Key facts about the Pea Ridge Campaign.
- December 28, 1861–July 12, 1862
- Southwest Missouri, Northwest Arkansas
Timeline of the Pea Ridge Campaign
These are the main battles and events of the Pea Ridge Campaign in order.
- December 28, 1862: Union Brigadier General Samuel R. Curtis launched the Pea Ridge Campaign by dispatching a cavalry expedition toward Brigadier General Sterling Price’s headquarters at Springfield, Missouri.
- February 12, 1862: Skirmish at Pearson’s Creek
- February 13, 1862: Brigadier General Samuel R. Curtis’ Army of the Southwest occupied Springfield, Missouri
- February 17, 1862: Battle Of Dunagin’s Farm (Aka Action At Sugar Creek, Action At Little Sugar Creek)
- February 19, 1862: Rebels abandon Cross Hollows
- March 6–8, 1862: Battle Of Pea Ridge
- April 1862: Rebels abandon Arkansas
- May 2, 1862: Action At Batesville
- May 19, 1862: Battle Of Whitney’s Lane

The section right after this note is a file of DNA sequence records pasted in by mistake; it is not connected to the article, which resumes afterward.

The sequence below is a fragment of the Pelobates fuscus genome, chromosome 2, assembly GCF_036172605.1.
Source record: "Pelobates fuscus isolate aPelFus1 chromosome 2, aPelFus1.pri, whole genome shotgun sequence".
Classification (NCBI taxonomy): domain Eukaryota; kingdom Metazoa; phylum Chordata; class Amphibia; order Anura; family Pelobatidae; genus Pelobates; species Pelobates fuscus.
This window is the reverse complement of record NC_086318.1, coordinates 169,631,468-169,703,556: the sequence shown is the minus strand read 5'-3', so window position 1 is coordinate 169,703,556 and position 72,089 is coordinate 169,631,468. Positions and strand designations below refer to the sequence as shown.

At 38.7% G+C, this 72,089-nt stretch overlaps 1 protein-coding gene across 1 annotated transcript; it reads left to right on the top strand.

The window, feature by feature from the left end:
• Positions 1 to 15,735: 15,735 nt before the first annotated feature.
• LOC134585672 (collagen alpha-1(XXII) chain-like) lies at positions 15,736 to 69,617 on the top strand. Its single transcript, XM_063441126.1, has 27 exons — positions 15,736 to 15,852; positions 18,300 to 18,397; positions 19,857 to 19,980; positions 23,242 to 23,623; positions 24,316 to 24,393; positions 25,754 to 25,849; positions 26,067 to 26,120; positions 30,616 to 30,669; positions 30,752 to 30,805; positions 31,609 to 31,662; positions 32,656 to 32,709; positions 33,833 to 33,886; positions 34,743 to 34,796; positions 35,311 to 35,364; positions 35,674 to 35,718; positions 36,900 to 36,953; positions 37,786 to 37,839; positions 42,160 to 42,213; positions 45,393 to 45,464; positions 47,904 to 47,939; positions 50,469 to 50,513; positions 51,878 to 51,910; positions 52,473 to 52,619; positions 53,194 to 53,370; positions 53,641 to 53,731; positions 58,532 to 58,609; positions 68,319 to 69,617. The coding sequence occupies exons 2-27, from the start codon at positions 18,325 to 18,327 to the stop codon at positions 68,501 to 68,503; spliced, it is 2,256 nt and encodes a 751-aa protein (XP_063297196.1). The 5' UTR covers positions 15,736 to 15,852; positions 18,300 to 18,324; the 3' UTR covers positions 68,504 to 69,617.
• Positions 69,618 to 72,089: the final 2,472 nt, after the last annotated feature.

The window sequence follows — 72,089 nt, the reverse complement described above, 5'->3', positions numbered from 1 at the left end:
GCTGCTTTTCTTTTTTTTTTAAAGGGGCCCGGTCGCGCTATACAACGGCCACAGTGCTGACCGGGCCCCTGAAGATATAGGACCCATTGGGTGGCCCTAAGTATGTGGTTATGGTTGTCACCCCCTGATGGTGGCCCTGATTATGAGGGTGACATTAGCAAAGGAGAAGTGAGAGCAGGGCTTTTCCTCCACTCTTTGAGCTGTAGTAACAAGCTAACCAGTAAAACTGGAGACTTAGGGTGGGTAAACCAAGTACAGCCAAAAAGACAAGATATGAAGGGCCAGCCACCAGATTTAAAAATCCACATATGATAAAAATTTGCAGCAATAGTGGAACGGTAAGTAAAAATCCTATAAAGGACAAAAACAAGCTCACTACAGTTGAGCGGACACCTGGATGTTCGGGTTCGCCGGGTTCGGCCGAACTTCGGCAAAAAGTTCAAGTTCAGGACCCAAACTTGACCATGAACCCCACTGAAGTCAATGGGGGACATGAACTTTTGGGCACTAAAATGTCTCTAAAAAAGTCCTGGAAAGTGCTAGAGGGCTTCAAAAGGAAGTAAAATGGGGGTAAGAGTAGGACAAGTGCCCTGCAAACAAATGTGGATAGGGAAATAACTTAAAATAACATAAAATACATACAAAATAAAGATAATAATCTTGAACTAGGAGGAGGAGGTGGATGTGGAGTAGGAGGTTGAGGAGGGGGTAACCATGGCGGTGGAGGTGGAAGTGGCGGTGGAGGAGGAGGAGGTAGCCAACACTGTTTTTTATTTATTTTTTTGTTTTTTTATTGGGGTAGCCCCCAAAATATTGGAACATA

- July 7, 1862: Action At Hill’s Plantation (Aka Battle Of Cotton Plant)
- July 12, 1862: Curtis occupied Helena, Arkansas ending the Pea Ridge Campaign
Principal Union commanders:
- Brigadier General Samuel R. Curtis
- Brigadier General Franz Sigel
Principal Confederate commanders:
- Major General Earl Van Dorn
- Brigadier General Benjamin McCulloch
- Brigadier General Sterling Price
- Major General Thomas C. Hindman
Union forces engaged:
- Army of the Southwest
Confederate forces engaged:
Number of Union soldiers engaged:
- Roughly 10,500
Number of Confederate soldiers engaged:
- Roughly 16,000
Estimated Union casualties:
- 1,400+ casualties (killed, wounded, and missing/captured)
Estimated Confederate casualties:
- 2,000+ (killed, wounded, and missing/captured)
- Union victory
Impact of the Pea Ridge Campaign:
- The Pea Ridge Campaign cemented Union control of Missouri after 1862.
- The Union’s victorious Pea Ridge Campaign contributed to the fall of Vicksburg and cemented Union control of the Mississippi River in 1863.
- The Union’s victorious Pea Ridge Campaign enabled federal forces to erect Fort Curtis, which served as an important staging area for the Vicksburg Campaign, a training ground for United States Colored Troops, and a safe haven for escaped slaves in Arkansas.